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4 Jul 2001 : Column 112WH

Footpaths (North Yorkshire)

12.30 pm

Miss Anne McIntosh (Vale of York): I am absolutely delighted to have secured this debate, but I speak with sorrow tinged with anger. I would like to express to the House the fear and anguish of the farming community in North Yorkshire and particularly in the Vale of York.

I accept that it is in everyone's interests to have accessible footpaths, especially when there is no foot and mouth disease. That has always been a priority for councils such as North Yorkshire county council, which happens to be Conservative-controlled. Nationally, 83 per cent. of all Conservative-controlled councils have accessible footpaths.

Since Easter, 800 footpaths or rights of way in North Yorkshire have been reopened. I accept that there is, as yet, no direct case of foot and mouth in the Vale of York, but it is poised all around us. We have had three contiguous culls and one suspect cull, the most recent from the outbreak at Danby Wiske. We see with horror that direct outbreaks in the whole county have now risen to 92, and they are pressing on all the frontiers of North Yorkshire's national parks. There are also outbreaks continuing at Settle and Hawes.

We are still, therefore, in the midst of a foot and mouth crisis. The Government's priority must be to eradicate the disease, and the Opposition will support them in that. Only when foot and mouth has been completely eradicated will visitors and walkers return to our rights of way and footpaths in comfort, and at the animals' safety.

The Government have recognised that. I have a letter from the Under-Secretary of State at the old Department of the Environment, Transport and the Regions, which reached me on the day of the election. It says:

The Minister for Rural Affairs (Alun Michael) : It might be helpful if I point out that the hon. Lady received a letter from me last week setting out the current position on the opening of footpaths.

Miss McIntosh : I am sure that the Minister will wish to respond to my remarks at length, but my point is this: it seems crazy that at the start of the crisis, when the disease was nowhere near North Yorkshire, all footpaths were closed, but now, when it is lapping at our doorsteps, the Government are planning to reopen them. That is what the National Farmers' Union has said, and it also pointed out that, while most footpaths will be reopened on 20 July, it has until Friday to apply for exemptions, which means that not all will be reopened. That is the crux of my argument.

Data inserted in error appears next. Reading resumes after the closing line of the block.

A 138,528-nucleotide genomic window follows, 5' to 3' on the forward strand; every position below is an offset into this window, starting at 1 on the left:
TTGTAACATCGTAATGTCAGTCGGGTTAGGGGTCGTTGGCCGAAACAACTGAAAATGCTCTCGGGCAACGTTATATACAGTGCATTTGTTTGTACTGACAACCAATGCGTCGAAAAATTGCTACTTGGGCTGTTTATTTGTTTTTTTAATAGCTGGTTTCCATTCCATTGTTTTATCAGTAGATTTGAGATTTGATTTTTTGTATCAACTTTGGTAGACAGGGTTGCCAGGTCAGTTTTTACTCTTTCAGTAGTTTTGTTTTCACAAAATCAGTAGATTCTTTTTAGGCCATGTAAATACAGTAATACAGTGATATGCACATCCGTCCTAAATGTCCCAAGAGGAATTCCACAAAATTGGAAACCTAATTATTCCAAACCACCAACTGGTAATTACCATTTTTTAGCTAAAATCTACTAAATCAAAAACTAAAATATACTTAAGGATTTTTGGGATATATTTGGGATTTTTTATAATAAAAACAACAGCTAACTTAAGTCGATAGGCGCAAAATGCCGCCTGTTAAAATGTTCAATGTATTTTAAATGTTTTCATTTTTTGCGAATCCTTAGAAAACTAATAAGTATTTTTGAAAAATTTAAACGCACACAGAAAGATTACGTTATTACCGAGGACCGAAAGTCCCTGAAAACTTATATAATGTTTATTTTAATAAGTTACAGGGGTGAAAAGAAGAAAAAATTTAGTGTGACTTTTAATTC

Against that background, and at a time when not only parliamentary candidates but the same county councillors who had been asked to take a decision at the end of May to come into effect at the beginning of June were up for election, the rural taskforce—albeit under a different Department—put pressure on counties such as

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North Yorkshire to reopen footpaths. The timing was appalling. I put it to the Minister that the Government behaved in an utterly irresponsible and inappropriate manner by putting unwarranted pressure on counties such as North Yorkshire in circumstances in which it was difficult for them to take a political decision.

I commend the cautious approach of North Yorkshire county council. I have a copy of the order that it issued, which the chief executive has explained to me. The council has made only one exemption. In a letter to me, the chief executive states:

Thus it is timely that I have the opportunity to request two exceptions against the background that I have described. It is especially appropriate for the Government to reconsider their decision because cases of foot and mouth in North Yorkshire are increasing. As of yesterday, the number stood at 92. The Government's own criteria, which the then Under-Secretary set out in a letter that reached me only on 7 June, are being breached. As I said, it has been difficult to take a political decision.

The first case that I want to raise concerns a footpath in Tockwith. Tockwith parish council was consulted by North Yorkshire county council at the end of May and said categorically that it did not want the right of way to reopen. It wrote to the Prime Minister on 29 June in very strong terms, stating: